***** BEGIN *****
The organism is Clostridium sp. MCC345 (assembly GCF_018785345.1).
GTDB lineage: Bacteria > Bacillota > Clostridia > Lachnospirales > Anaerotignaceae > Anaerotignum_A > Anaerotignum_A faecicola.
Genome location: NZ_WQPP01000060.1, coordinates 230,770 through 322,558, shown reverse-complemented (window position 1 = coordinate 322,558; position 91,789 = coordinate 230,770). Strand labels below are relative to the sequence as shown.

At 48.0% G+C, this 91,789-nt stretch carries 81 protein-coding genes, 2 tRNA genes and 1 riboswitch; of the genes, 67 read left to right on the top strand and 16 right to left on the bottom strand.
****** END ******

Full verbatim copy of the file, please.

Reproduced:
The organism is Clostridium sp. MCC345 (assembly GCF_018785345.1).
GTDB lineage: Bacteria > Bacillota > Clostridia > Lachnospirales > Anaerotignaceae > Anaerotignum_A > Anaerotignum_A faecicola.
Genome location: NZ_WQPP01000060.1, coordinates 230,770 through 322,558, shown reverse-complemented (window position 1 = coordinate 322,558; position 91,789 = coordinate 230,770). Strand labels below are relative to the sequence as shown.

At 48.0% G+C, this 91,789-nt stretch carries 81 protein-coding genes, 2 tRNA genes and 1 riboswitch; of the genes, 67 read left to right on the top strand and 16 right to left on the bottom strand.